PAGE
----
In this day and age with most longtime Mac users moving to Intel systems but still having perfectly good PowerPC hardware in the closet, many ask, "What can I do with those old computers? I'm not really a modder and don't need a fish tank. Is there anything close to their original purpose I can use them for?" The answer most people come up with, if it isn't eBay, is some sort of server: a file server, music/media, or even a web server. And given Power Macs have multiple drive bays, they'd seem ideal for this task. There's just the one issue of power consumption. Since these computers will generally always be on, it's a good idea to look at their wattage efficiency to see which models would be best served being servers of the served.
I think everybody knows that G5 Power Macs suck a lot of power. They give off enough heat, so much that they're sometimes referred to as space heaters. In fact, most G5s idle (on but no processor activity) at around 150 watts. As a comparison, most laptops and minis idle at around 20-30 watts and even iMac G5s can idle at less than half the Power Mac's wattage with the screen asleep. So G5s aren't ideal as servers, especially since they're limited to two drive bays.
So let's go back a generation. I assumed the MDD Power Macs would be much more efficient, at least in a processor idle state, since they're equipped with G4s rather that G5s. But this article at Apple's website was a real eye-popper, and not in a good way. The MDDs are practically just as power hungry as G5s. The single processor 1.25 GHz G4 which was the last Mac to boot OS 9 wasn't so bad. It idled at 80 watts, but the others, particularly the dualies, all idled at 130-150 watts. That's asking for a pretty big hit in the wallet when the power bill comes.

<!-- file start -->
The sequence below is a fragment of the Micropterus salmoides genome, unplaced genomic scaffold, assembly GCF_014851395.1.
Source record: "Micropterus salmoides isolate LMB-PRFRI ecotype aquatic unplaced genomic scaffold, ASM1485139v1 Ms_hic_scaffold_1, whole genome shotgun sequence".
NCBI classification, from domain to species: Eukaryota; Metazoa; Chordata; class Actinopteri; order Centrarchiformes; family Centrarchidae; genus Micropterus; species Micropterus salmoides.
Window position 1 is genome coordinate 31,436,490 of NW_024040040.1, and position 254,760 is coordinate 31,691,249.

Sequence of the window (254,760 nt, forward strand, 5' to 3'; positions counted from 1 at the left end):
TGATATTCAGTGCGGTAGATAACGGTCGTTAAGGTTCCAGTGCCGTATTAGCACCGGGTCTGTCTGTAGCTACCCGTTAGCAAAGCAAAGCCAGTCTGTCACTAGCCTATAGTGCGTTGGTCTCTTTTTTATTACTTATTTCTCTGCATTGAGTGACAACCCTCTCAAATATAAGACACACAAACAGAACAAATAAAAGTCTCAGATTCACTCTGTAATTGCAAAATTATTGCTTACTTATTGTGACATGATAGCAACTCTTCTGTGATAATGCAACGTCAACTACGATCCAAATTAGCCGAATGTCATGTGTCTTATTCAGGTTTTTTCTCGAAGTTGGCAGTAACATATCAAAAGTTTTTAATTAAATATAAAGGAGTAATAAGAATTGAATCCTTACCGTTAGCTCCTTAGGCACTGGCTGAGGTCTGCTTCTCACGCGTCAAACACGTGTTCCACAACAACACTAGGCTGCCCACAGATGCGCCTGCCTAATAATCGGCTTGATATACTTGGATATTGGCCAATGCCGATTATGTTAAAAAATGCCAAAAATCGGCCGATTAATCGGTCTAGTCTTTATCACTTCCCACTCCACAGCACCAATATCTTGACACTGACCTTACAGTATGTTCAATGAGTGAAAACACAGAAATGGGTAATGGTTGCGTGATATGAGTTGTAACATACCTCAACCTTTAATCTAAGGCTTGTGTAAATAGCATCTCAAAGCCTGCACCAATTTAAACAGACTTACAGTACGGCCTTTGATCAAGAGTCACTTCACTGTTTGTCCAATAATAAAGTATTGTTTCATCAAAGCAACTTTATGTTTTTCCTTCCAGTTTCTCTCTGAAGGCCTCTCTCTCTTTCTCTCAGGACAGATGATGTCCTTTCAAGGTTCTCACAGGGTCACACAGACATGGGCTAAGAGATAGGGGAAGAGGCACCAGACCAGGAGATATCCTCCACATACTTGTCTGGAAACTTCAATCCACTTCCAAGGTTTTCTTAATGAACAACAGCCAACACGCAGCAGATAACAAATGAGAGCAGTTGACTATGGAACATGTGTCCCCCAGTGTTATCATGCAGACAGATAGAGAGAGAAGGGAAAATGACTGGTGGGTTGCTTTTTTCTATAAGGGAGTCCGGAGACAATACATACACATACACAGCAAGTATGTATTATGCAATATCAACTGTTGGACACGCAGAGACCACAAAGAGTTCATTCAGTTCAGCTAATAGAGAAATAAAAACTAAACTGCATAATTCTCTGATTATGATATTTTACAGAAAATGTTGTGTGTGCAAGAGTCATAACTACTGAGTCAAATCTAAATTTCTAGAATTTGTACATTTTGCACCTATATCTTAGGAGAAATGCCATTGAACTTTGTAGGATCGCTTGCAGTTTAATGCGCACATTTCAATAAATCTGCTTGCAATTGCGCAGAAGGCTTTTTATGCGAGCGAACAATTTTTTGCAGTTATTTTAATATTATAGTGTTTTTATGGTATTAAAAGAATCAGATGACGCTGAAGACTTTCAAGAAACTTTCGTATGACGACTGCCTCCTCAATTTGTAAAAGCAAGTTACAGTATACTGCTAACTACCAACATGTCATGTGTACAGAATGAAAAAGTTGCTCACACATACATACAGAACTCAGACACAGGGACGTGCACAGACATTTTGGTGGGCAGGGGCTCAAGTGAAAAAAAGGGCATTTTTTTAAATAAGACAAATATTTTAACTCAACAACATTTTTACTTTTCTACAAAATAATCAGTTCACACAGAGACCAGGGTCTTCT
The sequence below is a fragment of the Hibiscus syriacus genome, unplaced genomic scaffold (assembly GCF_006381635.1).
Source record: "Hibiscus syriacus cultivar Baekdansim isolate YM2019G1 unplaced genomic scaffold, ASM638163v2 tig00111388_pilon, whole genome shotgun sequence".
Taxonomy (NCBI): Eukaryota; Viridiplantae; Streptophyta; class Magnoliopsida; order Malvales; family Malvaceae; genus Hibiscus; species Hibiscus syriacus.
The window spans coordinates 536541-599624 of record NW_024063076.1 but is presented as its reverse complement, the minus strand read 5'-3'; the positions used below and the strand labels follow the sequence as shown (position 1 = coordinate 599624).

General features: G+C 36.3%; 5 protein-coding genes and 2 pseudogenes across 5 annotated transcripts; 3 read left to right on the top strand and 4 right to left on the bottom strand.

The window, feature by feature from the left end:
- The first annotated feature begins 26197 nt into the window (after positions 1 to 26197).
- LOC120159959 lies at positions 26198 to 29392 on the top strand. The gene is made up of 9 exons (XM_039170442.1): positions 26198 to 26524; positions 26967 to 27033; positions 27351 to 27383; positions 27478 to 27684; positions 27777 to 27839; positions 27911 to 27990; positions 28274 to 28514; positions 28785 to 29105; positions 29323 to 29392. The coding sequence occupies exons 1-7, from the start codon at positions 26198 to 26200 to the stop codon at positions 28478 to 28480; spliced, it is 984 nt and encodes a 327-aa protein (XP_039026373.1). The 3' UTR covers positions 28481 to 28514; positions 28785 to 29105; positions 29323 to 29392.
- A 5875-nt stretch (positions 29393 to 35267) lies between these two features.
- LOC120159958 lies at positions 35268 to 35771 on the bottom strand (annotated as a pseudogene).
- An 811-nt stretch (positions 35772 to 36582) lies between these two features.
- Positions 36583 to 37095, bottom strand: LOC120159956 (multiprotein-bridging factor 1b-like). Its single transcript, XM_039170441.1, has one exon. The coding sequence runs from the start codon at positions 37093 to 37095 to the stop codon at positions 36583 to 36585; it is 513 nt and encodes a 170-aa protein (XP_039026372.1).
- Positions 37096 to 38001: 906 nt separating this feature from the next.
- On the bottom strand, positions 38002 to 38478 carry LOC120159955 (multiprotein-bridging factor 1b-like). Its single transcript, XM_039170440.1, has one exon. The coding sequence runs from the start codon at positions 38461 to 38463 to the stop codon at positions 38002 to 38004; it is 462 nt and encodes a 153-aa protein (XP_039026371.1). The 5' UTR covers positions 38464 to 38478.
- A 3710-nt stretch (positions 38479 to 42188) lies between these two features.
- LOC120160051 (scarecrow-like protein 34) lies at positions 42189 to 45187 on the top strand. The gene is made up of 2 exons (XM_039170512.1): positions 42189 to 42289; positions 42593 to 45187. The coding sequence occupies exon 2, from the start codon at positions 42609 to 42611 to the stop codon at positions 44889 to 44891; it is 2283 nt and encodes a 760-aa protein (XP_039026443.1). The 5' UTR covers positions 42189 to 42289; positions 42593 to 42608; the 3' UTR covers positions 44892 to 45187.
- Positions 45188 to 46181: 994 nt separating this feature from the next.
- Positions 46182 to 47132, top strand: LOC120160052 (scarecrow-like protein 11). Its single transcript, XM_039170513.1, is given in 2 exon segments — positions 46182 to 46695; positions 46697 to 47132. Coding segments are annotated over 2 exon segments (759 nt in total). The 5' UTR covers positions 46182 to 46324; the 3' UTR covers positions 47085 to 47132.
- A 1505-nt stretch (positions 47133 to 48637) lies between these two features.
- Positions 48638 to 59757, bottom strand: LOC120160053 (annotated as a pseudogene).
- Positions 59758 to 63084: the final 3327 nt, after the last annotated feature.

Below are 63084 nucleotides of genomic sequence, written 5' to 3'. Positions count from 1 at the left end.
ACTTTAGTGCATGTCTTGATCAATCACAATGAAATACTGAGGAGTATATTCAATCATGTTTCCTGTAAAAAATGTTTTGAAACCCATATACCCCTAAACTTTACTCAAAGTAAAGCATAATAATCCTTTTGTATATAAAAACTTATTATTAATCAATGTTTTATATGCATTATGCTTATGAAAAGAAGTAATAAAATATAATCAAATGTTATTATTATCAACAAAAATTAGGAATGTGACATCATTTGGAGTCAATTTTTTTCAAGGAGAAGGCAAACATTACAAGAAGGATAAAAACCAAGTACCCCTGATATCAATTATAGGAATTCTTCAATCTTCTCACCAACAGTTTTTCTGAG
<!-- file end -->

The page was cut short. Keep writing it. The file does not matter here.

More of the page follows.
You have to go back to the Quicksilvers and Sawtooths to find Power Macs that idle in the 50-75 watt range, and it also so happens that those models are much more reliable than what followed. So if you're looking to utilize a server with multiple drive bays, those might be your best options.
One last note, as a way to conserve power you can run G5 processors as "reduced" in the Energy Saver preferences pane. That might save you a little electricity. Also, G4s can utilize Nap Mode in CHUD Tools. I'm not intimately familiar with this, but googling it will give you plenty of links.
*Dan Knight in comments points out the "big drive" disadvantage pre-Quicksilver Power Macs have with not supporting drives greater than 128 GB without a third party card. Also, in this xlr8yourmac page users report that Nap Mode reduces watt usage in MDDs up to 35% to 40% at idle. Interesting.